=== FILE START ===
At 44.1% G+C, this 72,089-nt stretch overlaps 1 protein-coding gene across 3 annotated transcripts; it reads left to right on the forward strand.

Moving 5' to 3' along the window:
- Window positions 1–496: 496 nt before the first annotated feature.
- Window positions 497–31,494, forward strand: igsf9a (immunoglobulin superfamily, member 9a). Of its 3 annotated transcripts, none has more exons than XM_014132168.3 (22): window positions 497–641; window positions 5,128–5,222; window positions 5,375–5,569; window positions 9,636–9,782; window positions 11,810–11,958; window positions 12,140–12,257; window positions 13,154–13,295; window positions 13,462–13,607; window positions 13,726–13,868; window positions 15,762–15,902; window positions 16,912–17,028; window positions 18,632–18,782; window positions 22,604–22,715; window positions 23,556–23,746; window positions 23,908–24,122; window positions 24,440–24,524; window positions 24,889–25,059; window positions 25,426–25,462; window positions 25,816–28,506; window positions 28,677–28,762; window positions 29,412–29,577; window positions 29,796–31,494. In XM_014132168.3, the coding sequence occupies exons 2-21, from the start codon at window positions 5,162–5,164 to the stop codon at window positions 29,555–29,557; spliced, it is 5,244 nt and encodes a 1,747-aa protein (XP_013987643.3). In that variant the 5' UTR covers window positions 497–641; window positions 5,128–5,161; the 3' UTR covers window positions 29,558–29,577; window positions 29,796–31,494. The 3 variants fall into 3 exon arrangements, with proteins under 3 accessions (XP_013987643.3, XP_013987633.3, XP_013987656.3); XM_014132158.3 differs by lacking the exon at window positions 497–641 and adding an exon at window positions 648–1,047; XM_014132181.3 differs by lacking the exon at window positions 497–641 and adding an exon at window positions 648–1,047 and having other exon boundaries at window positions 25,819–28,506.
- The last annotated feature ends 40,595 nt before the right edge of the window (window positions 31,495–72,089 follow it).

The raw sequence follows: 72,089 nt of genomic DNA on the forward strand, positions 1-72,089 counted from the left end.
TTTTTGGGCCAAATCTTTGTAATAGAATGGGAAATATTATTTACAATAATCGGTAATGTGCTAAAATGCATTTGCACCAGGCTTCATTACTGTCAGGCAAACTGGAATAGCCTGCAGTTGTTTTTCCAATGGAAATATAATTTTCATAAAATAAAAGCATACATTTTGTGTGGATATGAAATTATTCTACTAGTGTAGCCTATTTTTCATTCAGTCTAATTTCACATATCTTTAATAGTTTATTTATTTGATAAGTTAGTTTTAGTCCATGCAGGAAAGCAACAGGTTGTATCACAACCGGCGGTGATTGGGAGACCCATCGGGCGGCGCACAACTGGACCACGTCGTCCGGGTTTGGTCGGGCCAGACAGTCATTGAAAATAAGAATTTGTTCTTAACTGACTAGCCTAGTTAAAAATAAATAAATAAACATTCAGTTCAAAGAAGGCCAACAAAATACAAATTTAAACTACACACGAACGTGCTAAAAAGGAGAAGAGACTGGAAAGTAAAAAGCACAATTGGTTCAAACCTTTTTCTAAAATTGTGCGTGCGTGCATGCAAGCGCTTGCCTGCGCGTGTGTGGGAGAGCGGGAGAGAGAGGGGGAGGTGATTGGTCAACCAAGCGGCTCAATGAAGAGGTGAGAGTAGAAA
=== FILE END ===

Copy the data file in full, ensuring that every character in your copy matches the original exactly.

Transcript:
At 44.1% G+C, this 72,089-nt stretch overlaps 1 protein-coding gene across 3 annotated transcripts; it reads left to right on the forward strand.

Moving 5' to 3' along the window:
- Window positions 1–496: 496 nt before the first annotated feature.
- Window positions 497–31,494, forward strand: igsf9a (immunoglobulin superfamily, member 9a). Of its 3 annotated transcripts, none has more exons than XM_014132168.3 (22): window positions 497–641; window positions 5,128–5,222; window positions 5,375–5,569; window positions 9,636–9,782; window positions 11,810–11,958; window positions 12,140–12,257; window positions 13,154–13,295; window positions 13,462–13,607; window positions 13,726–13,868; window positions 15,762–15,902; window positions 16,912–17,028; window positions 18,632–18,782; window positions 22,604–22,715; window positions 23,556–23,746; window positions 23,908–24,122; window positions 24,440–24,524; window positions 24,889–25,059; window positions 25,426–25,462; window positions 25,816–28,506; window positions 28,677–28,762; window positions 29,412–29,577; window positions 29,796–31,494. In XM_014132168.3, the coding sequence occupies exons 2-21, from the start codon at window positions 5,162–5,164 to the stop codon at window positions 29,555–29,557; spliced, it is 5,244 nt and encodes a 1,747-aa protein (XP_013987643.3). In that variant the 5' UTR covers window positions 497–641; window positions 5,128–5,161; the 3' UTR covers window positions 29,558–29,577; window positions 29,796–31,494. The 3 variants fall into 3 exon arrangements, with proteins under 3 accessions (XP_013987643.3, XP_013987633.3, XP_013987656.3); XM_014132158.3 differs by lacking the exon at window positions 497–641 and adding an exon at window positions 648–1,047; XM_014132181.3 differs by lacking the exon at window positions 497–641 and adding an exon at window positions 648–1,047 and having other exon boundaries at window positions 25,819–28,506.
- The last annotated feature ends 40,595 nt before the right edge of the window (window positions 31,495–72,089 follow it).

The raw sequence follows: 72,089 nt of genomic DNA on the forward strand, positions 1-72,089 counted from the left end.
TTTTTGGGCCAAATCTTTGTAATAGAATGGGAAATATTATTTACAATAATCGGTAATGTGCTAAAATGCATTTGCACCAGGCTTCATTACTGTCAGGCAAACTGGAATAGCCTGCAGTTGTTTTTCCAATGGAAATATAATTTTCATAAAATAAAAGCATACATTTTGTGTGGATATGAAATTATTCTACTAGTGTAGCCTATTTTTCATTCAGTCTAATTTCACATATCTTTAATAGTTTATTTATTTGATAAGTTAGTTTTAGTCCATGCAGGAAAGCAACAGGTTGTATCACAACCGGCGGTGATTGGGAGACCCATCGGGCGGCGCACAACTGGACCACGTCGTCCGGGTTTGGTCGGGCCAGACAGTCATTGAAAATAAGAATTTGTTCTTAACTGACTAGCCTAGTTAAAAATAAATAAATAAACATTCAGTTCAAAGAAGGCCAACAAAATACAAATTTAAACTACACACGAACGTGCTAAAAAGGAGAAGAGACTGGAAAGTAAAAAGCACAATTGGTTCAAACCTTTTTCTAAAATTGTGCGTGCGTGCATGCAAGCGCTTGCCTGCGCGTGTGTGGGAGAGCGGGAGAGAGAGGGGGAGGTGATTGGTCAACCAAGCGGCTCAATGAAGAGGTGAGAGTAGAAA